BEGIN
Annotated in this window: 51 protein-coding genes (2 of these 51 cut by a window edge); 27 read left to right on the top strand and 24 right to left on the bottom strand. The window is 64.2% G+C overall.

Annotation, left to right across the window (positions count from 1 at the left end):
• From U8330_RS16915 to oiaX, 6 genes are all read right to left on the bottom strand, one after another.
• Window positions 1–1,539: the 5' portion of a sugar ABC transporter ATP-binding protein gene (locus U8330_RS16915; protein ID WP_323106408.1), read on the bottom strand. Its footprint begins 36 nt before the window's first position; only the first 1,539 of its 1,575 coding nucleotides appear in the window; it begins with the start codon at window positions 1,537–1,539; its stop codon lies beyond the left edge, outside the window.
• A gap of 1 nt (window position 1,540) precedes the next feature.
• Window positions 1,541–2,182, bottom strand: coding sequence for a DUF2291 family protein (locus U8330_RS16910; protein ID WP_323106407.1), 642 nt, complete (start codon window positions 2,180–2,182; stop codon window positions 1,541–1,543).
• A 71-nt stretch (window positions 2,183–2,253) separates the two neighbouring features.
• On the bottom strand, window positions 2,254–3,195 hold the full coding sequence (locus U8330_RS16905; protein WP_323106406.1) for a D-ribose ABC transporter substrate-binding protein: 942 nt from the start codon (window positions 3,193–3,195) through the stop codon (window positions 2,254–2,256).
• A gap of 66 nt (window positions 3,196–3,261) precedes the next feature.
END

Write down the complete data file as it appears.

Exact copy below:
Annotated in this window: 51 protein-coding genes (2 of these 51 cut by a window edge); 27 read left to right on the top strand and 24 right to left on the bottom strand. The window is 64.2% G+C overall.

Annotation, left to right across the window (positions count from 1 at the left end):
• From U8330_RS16915 to oiaX, 6 genes are all read right to left on the bottom strand, one after another.
• Window positions 1–1,539: the 5' portion of a sugar ABC transporter ATP-binding protein gene (locus U8330_RS16915; protein ID WP_323106408.1), read on the bottom strand. Its footprint begins 36 nt before the window's first position; only the first 1,539 of its 1,575 coding nucleotides appear in the window; it begins with the start codon at window positions 1,537–1,539; its stop codon lies beyond the left edge, outside the window.
• A gap of 1 nt (window position 1,540) precedes the next feature.
• Window positions 1,541–2,182, bottom strand: coding sequence for a DUF2291 family protein (locus U8330_RS16910; protein ID WP_323106407.1), 642 nt, complete (start codon window positions 2,180–2,182; stop codon window positions 1,541–1,543).
• A 71-nt stretch (window positions 2,183–2,253) separates the two neighbouring features.
• On the bottom strand, window positions 2,254–3,195 hold the full coding sequence (locus U8330_RS16905; protein WP_323106406.1) for a D-ribose ABC transporter substrate-binding protein: 942 nt from the start codon (window positions 3,193–3,195) through the stop codon (window positions 2,254–2,256).
• A gap of 66 nt (window positions 3,196–3,261) precedes the next feature.